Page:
Barneys New York’s bankruptcy filing could come as early as next week, as reports indicate the New York retailer is currently raising financing for said filing. Barneys has been hoping for a path to avoid bankruptcy amid a cash crunch brought on by spiking rents at its Manhattan flagship location.
However, options other than bankruptcy restructuring have become increasingly unlikely after a financing deal fell through earlier this week. Now, it seems, Barneys has begun to raise debtor-in-possession financing to help support its business through bankruptcy. The exact size of the raise remains unknown.
Anonymous sources did tell CNBC that the filing is not yet a foregone conclusion, and the retailer is reportedly looking for other channels to resolve its liquidity issues.
“We continue to work closely with all of our business partners to achieve the goals we’ve set together and maximize value. To that end, our Board and management are actively evaluating opportunities to strengthen our balance sheet and ensure the sustainable, long-term growth and success of our business,” a Barneys spokesperson told CNBC.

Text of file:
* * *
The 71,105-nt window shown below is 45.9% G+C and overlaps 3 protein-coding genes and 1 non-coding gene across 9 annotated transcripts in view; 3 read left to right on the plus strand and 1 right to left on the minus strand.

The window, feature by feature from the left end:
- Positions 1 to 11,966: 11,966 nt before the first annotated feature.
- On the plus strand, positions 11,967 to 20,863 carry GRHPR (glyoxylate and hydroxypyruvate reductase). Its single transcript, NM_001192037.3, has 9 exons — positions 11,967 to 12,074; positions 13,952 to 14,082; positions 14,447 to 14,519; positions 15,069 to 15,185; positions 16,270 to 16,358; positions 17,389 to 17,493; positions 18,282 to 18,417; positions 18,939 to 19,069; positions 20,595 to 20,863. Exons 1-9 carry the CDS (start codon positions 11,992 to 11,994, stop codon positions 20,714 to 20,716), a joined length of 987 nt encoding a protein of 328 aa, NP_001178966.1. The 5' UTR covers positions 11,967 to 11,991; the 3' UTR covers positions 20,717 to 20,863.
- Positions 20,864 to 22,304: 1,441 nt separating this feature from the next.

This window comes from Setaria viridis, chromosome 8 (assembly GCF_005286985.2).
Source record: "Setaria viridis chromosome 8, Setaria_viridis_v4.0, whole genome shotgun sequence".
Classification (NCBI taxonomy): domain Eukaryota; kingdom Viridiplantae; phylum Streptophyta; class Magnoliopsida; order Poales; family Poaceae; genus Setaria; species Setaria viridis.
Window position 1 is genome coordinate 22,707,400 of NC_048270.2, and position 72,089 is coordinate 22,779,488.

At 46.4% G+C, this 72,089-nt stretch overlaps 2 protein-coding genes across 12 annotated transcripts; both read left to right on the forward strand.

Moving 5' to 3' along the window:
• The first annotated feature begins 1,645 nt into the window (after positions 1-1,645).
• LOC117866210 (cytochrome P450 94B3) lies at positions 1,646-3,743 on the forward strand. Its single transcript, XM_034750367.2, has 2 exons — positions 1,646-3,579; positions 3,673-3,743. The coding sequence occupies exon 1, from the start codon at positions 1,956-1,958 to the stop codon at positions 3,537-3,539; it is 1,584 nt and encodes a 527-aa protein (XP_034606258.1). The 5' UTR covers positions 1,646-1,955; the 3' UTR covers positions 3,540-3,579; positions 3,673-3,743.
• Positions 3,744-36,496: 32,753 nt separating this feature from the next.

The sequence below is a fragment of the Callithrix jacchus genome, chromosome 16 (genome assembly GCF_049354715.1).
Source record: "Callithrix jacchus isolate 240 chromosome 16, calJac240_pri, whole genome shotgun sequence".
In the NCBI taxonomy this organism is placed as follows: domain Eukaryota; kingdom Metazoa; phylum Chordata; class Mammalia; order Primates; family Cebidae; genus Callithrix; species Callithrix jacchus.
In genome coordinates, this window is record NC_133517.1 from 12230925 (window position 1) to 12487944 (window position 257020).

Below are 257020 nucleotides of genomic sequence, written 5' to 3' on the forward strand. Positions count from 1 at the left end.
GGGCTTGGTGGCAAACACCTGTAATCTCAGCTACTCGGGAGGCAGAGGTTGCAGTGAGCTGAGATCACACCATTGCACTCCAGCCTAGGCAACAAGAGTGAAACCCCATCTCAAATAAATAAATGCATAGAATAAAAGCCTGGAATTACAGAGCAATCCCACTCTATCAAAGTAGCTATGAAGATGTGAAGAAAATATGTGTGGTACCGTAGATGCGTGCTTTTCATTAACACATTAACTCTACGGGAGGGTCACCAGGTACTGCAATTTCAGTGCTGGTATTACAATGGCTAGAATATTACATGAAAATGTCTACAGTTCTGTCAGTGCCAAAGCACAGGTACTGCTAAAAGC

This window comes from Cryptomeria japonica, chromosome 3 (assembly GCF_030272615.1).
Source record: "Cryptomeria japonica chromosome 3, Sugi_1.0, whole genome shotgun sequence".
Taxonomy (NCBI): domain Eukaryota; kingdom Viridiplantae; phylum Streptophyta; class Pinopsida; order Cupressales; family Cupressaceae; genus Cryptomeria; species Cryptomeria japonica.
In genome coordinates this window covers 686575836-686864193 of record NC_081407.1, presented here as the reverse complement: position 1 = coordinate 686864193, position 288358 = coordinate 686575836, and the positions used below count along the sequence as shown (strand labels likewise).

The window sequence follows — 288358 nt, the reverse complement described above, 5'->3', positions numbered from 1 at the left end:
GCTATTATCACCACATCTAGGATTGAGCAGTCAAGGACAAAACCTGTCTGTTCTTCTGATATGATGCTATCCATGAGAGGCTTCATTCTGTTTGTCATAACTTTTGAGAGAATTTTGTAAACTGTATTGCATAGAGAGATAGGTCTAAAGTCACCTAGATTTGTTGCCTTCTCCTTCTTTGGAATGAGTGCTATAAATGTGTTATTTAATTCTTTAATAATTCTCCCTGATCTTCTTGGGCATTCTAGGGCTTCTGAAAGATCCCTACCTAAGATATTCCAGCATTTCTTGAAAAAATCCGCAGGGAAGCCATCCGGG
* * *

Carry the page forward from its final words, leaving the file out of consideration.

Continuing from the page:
Barneys is not alone among department store retailers that have run into a rough patch of late: Nordstrom, Hudson Bay and Macy’s have all logged similar struggles with falling foot traffic and increased digital competition. The amount of real estate costs are an unusual complicating factor for Barneys, however. Rent at its flagship location on Madison Avenue, owned by Ashkenazy Acquisition, jumped from roughly $16 million to approximately $30 million in January, nearly wiping out its earnings before interest, taxes, depreciation and amortization.
Barneys, with roughly $850 million in annual sales, extended the term of its credit line by $50 million in April. That agreement, however, has not been sufficient to stem the losses, and it looks as though the retailer is running out of options.